Thursday, May 8, 2008

Tell Me About Your Life


If you listen, people will tell you everything.  For such a loquacious person, I have come to the belief that if you listen, people will tell you everything.  From the grocery clerk to the person who you happen to sit next to in any public facility.  
     It's not always the case, but often, if someone begins a sudden conversation, sit back and listen.  You'll get it all.  Case in point: a few days ago I was privy to someone's drug dealing past. I heard all about his former life, why he doesn't need to go that route now, and, get this, why he really misses the good old days.  Cocaine was so reasonable.  Nowadays these meth heads have screwed up everything.  No argument from me, up here in the Northwest, they're taking anything metal that isn't nailed down, and even taking pipe cutters and welding torches to a few things that are.
"Tweakers" are so desperate for the almighty scrap metal dollar, they are going after statues in the park, catalytic converters under cars, fire hydrant fixtures, and all types of copper wiring.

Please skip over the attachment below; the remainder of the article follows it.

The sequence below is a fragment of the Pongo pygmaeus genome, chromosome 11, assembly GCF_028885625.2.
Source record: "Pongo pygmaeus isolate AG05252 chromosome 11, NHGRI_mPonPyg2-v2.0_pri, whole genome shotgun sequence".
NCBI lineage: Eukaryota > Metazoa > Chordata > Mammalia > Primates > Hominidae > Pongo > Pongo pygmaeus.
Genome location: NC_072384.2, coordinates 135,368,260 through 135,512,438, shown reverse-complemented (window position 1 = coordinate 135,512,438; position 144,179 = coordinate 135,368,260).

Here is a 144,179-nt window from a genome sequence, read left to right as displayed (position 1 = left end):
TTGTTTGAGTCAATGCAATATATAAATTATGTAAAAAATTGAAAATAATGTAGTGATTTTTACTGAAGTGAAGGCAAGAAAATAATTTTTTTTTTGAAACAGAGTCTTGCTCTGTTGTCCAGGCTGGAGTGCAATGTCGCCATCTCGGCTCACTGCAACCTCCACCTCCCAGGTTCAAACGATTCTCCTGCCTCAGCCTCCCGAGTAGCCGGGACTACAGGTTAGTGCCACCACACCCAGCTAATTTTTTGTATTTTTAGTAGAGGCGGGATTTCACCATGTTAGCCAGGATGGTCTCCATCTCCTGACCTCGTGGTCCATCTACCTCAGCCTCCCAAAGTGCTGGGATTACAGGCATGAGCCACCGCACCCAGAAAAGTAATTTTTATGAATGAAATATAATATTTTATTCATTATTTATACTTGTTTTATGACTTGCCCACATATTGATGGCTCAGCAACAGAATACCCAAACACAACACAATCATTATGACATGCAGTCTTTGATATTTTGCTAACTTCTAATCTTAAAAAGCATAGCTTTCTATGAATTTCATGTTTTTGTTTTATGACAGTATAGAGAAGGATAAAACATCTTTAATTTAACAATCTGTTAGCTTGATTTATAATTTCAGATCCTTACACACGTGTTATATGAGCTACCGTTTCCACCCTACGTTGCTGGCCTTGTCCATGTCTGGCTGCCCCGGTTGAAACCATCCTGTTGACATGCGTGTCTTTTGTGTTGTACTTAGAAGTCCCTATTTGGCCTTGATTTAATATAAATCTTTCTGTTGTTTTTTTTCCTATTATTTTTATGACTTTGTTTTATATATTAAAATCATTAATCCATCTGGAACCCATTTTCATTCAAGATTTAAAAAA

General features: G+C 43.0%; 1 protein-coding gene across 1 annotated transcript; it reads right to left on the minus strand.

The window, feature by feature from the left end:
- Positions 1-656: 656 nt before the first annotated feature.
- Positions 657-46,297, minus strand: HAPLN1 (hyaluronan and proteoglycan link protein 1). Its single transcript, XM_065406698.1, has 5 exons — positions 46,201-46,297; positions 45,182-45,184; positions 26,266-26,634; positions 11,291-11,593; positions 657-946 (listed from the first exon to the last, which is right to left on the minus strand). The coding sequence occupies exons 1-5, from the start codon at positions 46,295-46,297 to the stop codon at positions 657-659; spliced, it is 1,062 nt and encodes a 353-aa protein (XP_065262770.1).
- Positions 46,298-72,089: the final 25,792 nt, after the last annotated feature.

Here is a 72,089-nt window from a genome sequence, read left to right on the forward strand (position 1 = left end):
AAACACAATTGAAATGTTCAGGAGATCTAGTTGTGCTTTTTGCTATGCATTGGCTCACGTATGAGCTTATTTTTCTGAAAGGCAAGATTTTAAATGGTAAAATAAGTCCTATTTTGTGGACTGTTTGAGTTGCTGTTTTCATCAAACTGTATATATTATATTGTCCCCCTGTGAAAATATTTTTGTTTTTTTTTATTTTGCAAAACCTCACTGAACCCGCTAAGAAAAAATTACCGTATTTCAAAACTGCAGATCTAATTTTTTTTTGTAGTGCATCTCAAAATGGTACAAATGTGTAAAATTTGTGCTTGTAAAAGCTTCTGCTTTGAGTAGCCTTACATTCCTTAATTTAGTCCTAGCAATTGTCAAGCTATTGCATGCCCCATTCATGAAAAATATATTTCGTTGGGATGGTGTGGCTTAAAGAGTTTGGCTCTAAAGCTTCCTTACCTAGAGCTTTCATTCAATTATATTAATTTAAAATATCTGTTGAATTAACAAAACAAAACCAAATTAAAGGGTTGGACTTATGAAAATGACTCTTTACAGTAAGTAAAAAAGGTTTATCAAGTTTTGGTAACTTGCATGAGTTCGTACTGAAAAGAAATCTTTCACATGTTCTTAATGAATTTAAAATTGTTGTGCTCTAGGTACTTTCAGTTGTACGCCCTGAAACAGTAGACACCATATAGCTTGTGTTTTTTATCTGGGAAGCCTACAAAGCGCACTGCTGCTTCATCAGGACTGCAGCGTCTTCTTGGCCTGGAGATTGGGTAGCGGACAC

So I'm listening and this dude is telling me everything.  His need to tell it is obviously greater than my need to hear it.  But, as a writer, it's how I learn things.  So I listen harder and he details his customers from a senator's son to a bulimic jockey.  Now I'm really listening; and he's really telling me everything.  
     He's so likable too.  Even when he tells me about a certain trip to Vegas when, "we turned the Jew on his head and took all his money."   Imagine him looking into my face and telling me all this.  Is he that out of it?  Apparently.
He spots an old friend in the crowd who asks what he's doing now. "I'm following the Cubs," he says, yeah, I go to a lotta ball games, the Cubs, the Giants sometimes, and the Roy-als." He refers to the Kansas City Royals as the Roy-als. It reminds me of the Travolta character in Pulp Fiction who was so amused that a Big Mac in France is called a "Royale with cheese." They'd like each other.
 So now I have a new friend.  Oh boy!
Eventually I move on.  He took off with his brother to have lunch and I saw a chance to change seats.  An hour later I feel a tap on my shoulder.  Deep in concentration I look up and guess who?  Fortunately, a quick handshake from my new bud and we part company.  
What a great day I had.  No really.

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